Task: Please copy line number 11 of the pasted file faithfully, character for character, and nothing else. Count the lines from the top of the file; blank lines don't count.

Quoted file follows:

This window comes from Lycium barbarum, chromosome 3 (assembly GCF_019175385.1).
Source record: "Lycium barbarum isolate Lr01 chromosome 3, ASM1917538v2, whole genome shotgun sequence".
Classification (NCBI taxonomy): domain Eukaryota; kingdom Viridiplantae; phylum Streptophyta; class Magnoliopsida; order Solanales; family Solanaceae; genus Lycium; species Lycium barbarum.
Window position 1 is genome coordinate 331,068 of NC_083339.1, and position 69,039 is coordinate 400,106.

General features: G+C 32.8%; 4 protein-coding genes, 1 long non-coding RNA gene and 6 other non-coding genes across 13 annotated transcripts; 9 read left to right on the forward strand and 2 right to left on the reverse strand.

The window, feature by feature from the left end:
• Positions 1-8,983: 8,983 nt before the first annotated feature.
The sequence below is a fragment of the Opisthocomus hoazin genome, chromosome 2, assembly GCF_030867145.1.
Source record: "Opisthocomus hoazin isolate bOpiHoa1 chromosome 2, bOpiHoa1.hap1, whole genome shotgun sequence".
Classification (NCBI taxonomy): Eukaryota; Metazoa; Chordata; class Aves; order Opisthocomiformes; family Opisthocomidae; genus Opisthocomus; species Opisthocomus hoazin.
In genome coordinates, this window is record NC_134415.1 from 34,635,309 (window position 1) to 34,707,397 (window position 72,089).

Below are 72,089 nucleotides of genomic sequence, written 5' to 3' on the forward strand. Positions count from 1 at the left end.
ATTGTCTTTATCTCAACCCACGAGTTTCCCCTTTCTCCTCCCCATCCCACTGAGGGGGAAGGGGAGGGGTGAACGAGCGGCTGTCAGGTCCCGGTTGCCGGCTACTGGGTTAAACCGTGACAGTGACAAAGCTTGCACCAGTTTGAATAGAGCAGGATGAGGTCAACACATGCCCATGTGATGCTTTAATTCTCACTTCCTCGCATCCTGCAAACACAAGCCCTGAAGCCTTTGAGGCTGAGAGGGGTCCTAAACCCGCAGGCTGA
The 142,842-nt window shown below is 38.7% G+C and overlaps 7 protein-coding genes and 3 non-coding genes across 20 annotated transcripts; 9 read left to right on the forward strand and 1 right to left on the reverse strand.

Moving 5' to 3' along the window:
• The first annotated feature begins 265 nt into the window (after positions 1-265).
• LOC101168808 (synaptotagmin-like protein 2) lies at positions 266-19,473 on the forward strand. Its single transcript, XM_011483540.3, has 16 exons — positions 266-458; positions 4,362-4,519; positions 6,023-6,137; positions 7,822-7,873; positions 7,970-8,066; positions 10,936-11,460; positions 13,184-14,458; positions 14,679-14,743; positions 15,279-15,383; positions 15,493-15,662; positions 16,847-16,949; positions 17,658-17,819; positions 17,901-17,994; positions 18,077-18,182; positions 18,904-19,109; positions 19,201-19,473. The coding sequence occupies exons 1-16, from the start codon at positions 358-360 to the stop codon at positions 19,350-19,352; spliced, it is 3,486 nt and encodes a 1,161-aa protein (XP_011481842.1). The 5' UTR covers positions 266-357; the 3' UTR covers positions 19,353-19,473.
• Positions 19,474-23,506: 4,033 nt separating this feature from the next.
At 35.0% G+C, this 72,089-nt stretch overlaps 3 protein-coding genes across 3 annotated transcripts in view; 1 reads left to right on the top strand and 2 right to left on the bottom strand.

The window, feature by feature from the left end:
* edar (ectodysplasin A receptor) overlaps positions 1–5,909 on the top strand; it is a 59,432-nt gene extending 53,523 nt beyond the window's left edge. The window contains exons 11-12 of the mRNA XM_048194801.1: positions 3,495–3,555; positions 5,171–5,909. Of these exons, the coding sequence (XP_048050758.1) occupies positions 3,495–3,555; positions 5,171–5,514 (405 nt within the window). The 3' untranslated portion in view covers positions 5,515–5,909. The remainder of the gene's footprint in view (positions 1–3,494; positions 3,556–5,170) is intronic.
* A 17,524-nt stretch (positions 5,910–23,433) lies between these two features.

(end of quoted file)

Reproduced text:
In genome coordinates, this window is record NC_134415.1 from 34,635,309 (window position 1) to 34,707,397 (window position 72,089).